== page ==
Guide to virtualization adoption – Part 4

In the previous article of this series we performed the last planning phase of our virtualization adoption project, the ROI calculation, discovering real costs behind project.

Now we finally enter in the first operational phase: the Physical to Virtual (P2V) migration of physical machines we recognized as good candidates for virtualization.

Candidates’ recognition has been discussed in the first part of this series, being responsible in providing mandatory data for subsequent capacity planning phase.

As we’ll see moving contents of a physical server inside a virtual machine often is a complex technical operation which requires time and costs money.

Physical to Virtual migration

Moving the whole content of a physical computer from its disks to a virtual machine is much more than simply copying files and folders from the starting location to a new position.

Virtual hardware presented by a virtual machine is always different from the one available on the original server and immediately after migration, at first reboot, operating system kernel recognizes new devices and look for drivers to handle them.

In the effort of adjusting itself for the new equipment a kernel not founding appropriate drivers stops to work completely, never reaching operational status.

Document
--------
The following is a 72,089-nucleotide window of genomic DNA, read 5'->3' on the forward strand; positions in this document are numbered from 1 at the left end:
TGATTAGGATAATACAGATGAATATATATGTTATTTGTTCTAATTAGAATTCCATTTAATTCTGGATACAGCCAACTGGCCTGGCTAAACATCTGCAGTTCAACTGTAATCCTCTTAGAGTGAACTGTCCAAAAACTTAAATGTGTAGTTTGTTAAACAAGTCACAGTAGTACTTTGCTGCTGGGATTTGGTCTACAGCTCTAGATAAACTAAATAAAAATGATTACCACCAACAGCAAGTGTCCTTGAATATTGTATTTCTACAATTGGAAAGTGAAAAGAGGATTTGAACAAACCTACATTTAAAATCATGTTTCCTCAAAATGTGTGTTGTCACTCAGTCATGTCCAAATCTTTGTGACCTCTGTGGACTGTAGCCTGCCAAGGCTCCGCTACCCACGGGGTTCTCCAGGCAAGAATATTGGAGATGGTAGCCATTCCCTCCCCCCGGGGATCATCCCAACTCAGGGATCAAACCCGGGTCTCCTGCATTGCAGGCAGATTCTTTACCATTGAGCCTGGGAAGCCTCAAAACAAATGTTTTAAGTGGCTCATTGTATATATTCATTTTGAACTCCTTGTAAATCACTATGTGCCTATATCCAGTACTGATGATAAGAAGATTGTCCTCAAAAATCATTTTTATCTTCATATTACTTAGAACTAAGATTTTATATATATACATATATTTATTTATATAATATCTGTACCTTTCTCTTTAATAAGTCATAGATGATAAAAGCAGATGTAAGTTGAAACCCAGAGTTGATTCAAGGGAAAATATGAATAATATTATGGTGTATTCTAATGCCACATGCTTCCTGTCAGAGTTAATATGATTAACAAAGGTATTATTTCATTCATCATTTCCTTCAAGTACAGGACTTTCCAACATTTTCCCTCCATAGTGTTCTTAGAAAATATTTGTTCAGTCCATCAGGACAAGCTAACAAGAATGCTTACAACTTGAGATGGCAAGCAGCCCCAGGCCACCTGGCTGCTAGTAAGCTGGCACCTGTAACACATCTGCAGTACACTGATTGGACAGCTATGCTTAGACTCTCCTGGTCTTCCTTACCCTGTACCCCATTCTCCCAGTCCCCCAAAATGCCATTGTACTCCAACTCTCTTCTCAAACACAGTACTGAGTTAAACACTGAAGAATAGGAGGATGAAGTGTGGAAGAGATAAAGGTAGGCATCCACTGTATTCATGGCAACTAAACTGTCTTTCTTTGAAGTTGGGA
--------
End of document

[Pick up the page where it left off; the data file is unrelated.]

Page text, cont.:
Depending on operating system this adjustment implies more or less complexity.

Microsoft Windows is the most problematic operating system to move and it requires a helper to seamless fit new hardware.

A P2V migration tool passes to kernel needed drivers and initializes them at the right moment and in the right order, so that it can boot correctly and not show the freighting Blue Screen of Death (BSOD).

In Linux the adjustment is much easier and real experts would be able to perform it without commercial tools, but it’s greatly annoying and time consuming.

Also a manual operation wouldn’t be able to automate the remaining part of the process which involves interaction with the target virtualization platform.

In fact P2V migration tools not only have the responsibility to move data from source computer to target virtual machine and to accommodate the migration, but must be also able to create a new virtual machine with opportune virtual hardware, power it on and install required performance enhancement tools from vendor.

Market leader in this segment of the virtualization industry are PlateSpin and VMware, but other notable competitors exist, like Leostream and HelperApps.

Price of P2V migration tools is often considered very high by newcomers who relate them only to the mere operation to be achieved, without considering, for example, all costs related to unexpected errors in configurations where the physical server has been rebuilt from scratch in a virtual machine.